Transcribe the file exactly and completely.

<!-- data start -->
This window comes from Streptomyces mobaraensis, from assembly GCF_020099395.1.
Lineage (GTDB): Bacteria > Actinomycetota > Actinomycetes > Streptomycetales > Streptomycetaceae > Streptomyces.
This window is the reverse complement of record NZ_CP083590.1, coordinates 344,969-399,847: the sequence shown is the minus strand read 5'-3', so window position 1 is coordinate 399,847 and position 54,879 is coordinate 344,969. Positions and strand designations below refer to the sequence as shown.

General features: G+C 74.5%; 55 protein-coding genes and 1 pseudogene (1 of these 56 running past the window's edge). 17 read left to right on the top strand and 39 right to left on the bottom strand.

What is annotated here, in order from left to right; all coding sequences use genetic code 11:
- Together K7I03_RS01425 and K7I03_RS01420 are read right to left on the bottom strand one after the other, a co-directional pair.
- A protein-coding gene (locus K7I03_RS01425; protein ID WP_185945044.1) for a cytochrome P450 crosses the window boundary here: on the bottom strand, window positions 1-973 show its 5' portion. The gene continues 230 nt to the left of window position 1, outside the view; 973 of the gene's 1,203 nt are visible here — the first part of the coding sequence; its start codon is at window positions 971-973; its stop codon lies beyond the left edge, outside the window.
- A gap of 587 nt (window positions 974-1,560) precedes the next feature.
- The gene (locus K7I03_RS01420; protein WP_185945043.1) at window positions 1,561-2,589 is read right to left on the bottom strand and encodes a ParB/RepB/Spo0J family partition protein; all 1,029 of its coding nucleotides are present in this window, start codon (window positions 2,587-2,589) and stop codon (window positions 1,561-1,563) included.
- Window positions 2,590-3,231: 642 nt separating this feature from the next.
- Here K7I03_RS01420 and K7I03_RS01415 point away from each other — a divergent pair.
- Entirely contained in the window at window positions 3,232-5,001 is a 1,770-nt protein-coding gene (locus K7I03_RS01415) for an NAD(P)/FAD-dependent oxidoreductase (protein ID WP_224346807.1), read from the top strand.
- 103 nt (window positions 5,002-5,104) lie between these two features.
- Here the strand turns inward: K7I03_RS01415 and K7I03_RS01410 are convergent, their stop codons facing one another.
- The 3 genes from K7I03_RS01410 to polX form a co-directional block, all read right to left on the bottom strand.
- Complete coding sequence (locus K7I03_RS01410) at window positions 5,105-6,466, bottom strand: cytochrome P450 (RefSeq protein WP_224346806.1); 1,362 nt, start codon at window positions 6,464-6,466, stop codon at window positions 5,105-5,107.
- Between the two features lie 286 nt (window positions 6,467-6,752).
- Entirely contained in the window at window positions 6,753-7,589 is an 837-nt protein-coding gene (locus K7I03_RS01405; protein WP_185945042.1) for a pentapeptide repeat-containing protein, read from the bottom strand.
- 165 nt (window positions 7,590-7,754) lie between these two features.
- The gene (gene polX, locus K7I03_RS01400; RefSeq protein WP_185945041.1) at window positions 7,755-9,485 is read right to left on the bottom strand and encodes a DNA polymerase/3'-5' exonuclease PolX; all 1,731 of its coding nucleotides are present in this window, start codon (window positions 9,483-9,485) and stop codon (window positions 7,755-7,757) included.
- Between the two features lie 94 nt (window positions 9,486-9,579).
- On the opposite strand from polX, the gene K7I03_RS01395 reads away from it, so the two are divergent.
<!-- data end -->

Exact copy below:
This window comes from Streptomyces mobaraensis, from assembly GCF_020099395.1.
Lineage (GTDB): Bacteria > Actinomycetota > Actinomycetes > Streptomycetales > Streptomycetaceae > Streptomyces.
This window is the reverse complement of record NZ_CP083590.1, coordinates 344,969-399,847: the sequence shown is the minus strand read 5'-3', so window position 1 is coordinate 399,847 and position 54,879 is coordinate 344,969. Positions and strand designations below refer to the sequence as shown.

General features: G+C 74.5%; 55 protein-coding genes and 1 pseudogene (1 of these 56 running past the window's edge). 17 read left to right on the top strand and 39 right to left on the bottom strand.

What is annotated here, in order from left to right; all coding sequences use genetic code 11:
- Together K7I03_RS01425 and K7I03_RS01420 are read right to left on the bottom strand one after the other, a co-directional pair.
- A protein-coding gene (locus K7I03_RS01425; protein ID WP_185945044.1) for a cytochrome P450 crosses the window boundary here: on the bottom strand, window positions 1-973 show its 5' portion. The gene continues 230 nt to the left of window position 1, outside the view; 973 of the gene's 1,203 nt are visible here — the first part of the coding sequence; its start codon is at window positions 971-973; its stop codon lies beyond the left edge, outside the window.
- A gap of 587 nt (window positions 974-1,560) precedes the next feature.
- The gene (locus K7I03_RS01420; protein WP_185945043.1) at window positions 1,561-2,589 is read right to left on the bottom strand and encodes a ParB/RepB/Spo0J family partition protein; all 1,029 of its coding nucleotides are present in this window, start codon (window positions 2,587-2,589) and stop codon (window positions 1,561-1,563) included.
- Window positions 2,590-3,231: 642 nt separating this feature from the next.
- Here K7I03_RS01420 and K7I03_RS01415 point away from each other — a divergent pair.
- Entirely contained in the window at window positions 3,232-5,001 is a 1,770-nt protein-coding gene (locus K7I03_RS01415) for an NAD(P)/FAD-dependent oxidoreductase (protein ID WP_224346807.1), read from the top strand.
- 103 nt (window positions 5,002-5,104) lie between these two features.
- Here the strand turns inward: K7I03_RS01415 and K7I03_RS01410 are convergent, their stop codons facing one another.
- The 3 genes from K7I03_RS01410 to polX form a co-directional block, all read right to left on the bottom strand.
- Complete coding sequence (locus K7I03_RS01410) at window positions 5,105-6,466, bottom strand: cytochrome P450 (RefSeq protein WP_224346806.1); 1,362 nt, start codon at window positions 6,464-6,466, stop codon at window positions 5,105-5,107.
- Between the two features lie 286 nt (window positions 6,467-6,752).
- Entirely contained in the window at window positions 6,753-7,589 is an 837-nt protein-coding gene (locus K7I03_RS01405; protein WP_185945042.1) for a pentapeptide repeat-containing protein, read from the bottom strand.
- 165 nt (window positions 7,590-7,754) lie between these two features.
- The gene (gene polX, locus K7I03_RS01400; RefSeq protein WP_185945041.1) at window positions 7,755-9,485 is read right to left on the bottom strand and encodes a DNA polymerase/3'-5' exonuclease PolX; all 1,731 of its coding nucleotides are present in this window, start codon (window positions 9,483-9,485) and stop codon (window positions 7,755-7,757) included.
- Between the two features lie 94 nt (window positions 9,486-9,579).
- On the opposite strand from polX, the gene K7I03_RS01395 reads away from it, so the two are divergent.